Magazine article The American Conservative

Honky-Talk Woman

Magazine article The American Conservative

Honky-Talk Woman

Article excerpt

What's the Matter With White People? Why We Long for a Golden Age That Never Was, Joan Walsh, Wiley, 278 pages

Everybody knows who Joan Walsh is. To liberals she's a saint, and they just might have a point: her TV guest spots have established her as Joan of Fallen Archness. Editor-at-Large of Salon, she regularly turns up on the People's Republic of MSNBC, wearing her trademark simper and oozing coyness, and obsequiously recites, "Yes, Reverend Al" to the honkyphobic views of Al Sharpton. But she is likely to appear on Fox News as well, coyness at the ready and wearing the same simper but adding a furrowed brow of troubled understanding as she analyzes and sympathizes with the fears roused by Pat Buchanan's predictions of an imminent white-minority America.

Her signature characteristics hold fast in her new book. She demonstrates her fallen archness by crafting a title that reminds everybody of "What's Eating Gilbert Grape?" and enlists her coyness and her simper in the service of book promotion to see if it really is possible to fool some of the people all of the time, and who--or all of the people some of the time, and for how long.

If you read her title as "What's the matter with us white people?" you align yourself with her Irish-Catholic working-class origins (the book's cover is green with a black-and-white family snapshot) and probably hold the same racist attitudes and prejudices she grew up hearing. If you read it as "What's the matter with you white people?" you identify with the later forces that pulled Walsh in the opposite political and cultural direction: going to college; becoming a career woman; working in the media; looking down on uneducated people; and general, all-round moral superiority.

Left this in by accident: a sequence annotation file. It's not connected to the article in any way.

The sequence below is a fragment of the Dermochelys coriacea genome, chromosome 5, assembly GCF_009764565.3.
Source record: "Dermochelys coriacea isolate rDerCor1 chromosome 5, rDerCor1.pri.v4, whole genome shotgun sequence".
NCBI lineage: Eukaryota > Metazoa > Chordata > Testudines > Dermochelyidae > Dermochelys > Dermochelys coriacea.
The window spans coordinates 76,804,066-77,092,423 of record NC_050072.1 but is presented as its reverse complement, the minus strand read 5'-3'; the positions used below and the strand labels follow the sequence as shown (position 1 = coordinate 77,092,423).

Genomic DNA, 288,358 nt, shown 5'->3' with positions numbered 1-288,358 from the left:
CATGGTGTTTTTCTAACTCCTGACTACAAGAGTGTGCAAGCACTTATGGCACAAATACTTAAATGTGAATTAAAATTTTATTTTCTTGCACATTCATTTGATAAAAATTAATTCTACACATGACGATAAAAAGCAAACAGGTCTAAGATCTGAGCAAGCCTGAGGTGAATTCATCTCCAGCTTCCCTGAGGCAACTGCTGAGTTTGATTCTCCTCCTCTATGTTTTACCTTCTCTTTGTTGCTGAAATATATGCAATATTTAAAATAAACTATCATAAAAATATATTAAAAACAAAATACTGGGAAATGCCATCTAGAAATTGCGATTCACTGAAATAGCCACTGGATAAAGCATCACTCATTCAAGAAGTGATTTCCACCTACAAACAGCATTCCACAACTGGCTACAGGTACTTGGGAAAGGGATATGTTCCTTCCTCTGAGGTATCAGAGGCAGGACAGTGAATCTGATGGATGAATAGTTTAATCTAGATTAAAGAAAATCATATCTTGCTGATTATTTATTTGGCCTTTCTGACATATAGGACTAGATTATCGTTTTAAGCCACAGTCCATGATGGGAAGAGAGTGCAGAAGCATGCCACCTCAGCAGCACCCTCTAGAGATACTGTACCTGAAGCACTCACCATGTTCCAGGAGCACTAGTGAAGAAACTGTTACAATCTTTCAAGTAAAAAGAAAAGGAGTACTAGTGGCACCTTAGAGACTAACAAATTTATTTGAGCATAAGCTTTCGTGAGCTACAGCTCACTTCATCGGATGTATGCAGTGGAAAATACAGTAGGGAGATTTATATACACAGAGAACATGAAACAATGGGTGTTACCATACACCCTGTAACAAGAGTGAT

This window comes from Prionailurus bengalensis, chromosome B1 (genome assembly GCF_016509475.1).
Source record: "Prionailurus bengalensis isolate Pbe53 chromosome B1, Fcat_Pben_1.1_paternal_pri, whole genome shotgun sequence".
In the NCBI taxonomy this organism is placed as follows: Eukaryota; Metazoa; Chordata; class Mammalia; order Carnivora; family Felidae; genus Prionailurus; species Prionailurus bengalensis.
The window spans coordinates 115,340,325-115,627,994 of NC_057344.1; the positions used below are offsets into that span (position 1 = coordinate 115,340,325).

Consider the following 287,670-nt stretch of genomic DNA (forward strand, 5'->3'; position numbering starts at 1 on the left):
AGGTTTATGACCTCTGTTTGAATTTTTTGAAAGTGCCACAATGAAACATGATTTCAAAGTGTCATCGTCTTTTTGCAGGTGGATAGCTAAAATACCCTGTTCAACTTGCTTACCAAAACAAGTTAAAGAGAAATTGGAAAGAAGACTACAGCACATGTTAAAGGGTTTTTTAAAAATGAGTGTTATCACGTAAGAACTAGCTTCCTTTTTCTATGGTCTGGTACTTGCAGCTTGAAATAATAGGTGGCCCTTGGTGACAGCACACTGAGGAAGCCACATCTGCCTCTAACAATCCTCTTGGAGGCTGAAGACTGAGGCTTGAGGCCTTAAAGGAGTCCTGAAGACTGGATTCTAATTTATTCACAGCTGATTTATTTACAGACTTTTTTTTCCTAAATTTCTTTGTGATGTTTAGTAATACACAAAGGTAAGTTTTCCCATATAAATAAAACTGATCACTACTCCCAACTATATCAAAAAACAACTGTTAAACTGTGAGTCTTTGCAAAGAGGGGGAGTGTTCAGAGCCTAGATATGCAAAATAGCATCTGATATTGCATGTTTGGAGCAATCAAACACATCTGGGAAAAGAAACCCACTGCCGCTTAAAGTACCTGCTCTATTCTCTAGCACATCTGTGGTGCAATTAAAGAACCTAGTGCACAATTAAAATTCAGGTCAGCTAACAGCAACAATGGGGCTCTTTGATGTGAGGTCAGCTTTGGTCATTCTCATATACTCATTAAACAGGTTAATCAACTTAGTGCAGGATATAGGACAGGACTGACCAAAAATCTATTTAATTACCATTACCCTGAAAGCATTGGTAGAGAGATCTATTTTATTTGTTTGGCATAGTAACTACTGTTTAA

Her theme is that working-class whites are their own worst enemy, having followed where Nixon's "Southern strategy" led and become "Reagan Democrats." Threatened by the civil rights movement, resentful over blacks getting "something for nothing," disdained by liberal Democrats who ignored them to cater to blacks, they thought that simply voting Republican would make everything the way it used to be: silent minorities, not majorities; no hippies; a perpetual Eisenhower era of prosperity where their middle-class aspirations could proceed undisturbed--the Golden Age of Walsh's subtitle.

But working-class whites who vote for the GOP, says Walsh, are voting for economic royalists who intend to put them back where they were before FDR's New Deal rescued them from the satanic mills and gave them "something for nothing"--collective bargaining, the G.I. Bill, federally insured mortgages, Social Security, unemployment insurance--to help them realize their middle-class aspirations. Minorities now had the same middleclass aspirations, and the civil rights movement was the second New Deal. In short, working-class whites and minorities were brothers under the skin and ought to vote accordingly.

Whenever Walsh says "minority" she really means black, because blacks were the minority of her white working-class New York childhood. Puerto Ricans were still a local "ethnic" problem but blacks had gone national, so to speak, so that Walsh, born in 1952, had a front-row seat for every racial convulsion beginning with the Supreme Court's Brown v. Board of Education school integration ruling in 1954. These were the times that tried men's souls in the close-in Long Island suburbs where she grew up.

It's obvious that blacks are her favorite minority even though she knows she's not supposed to have one. Her formative story, which she clings to even as she calls it a "fairy tale," is her father's belief that he and Joan, the brunettes in the fair-haired family, were "black Irish," descendants of the Irish with Spanish or "Moorish" blood "from centuries before." Did he mean Irish people who somehow managed to meet and mate with the North African invaders of southwestern Europe that Charles Martel defeated in the battle of Tours in 732? …

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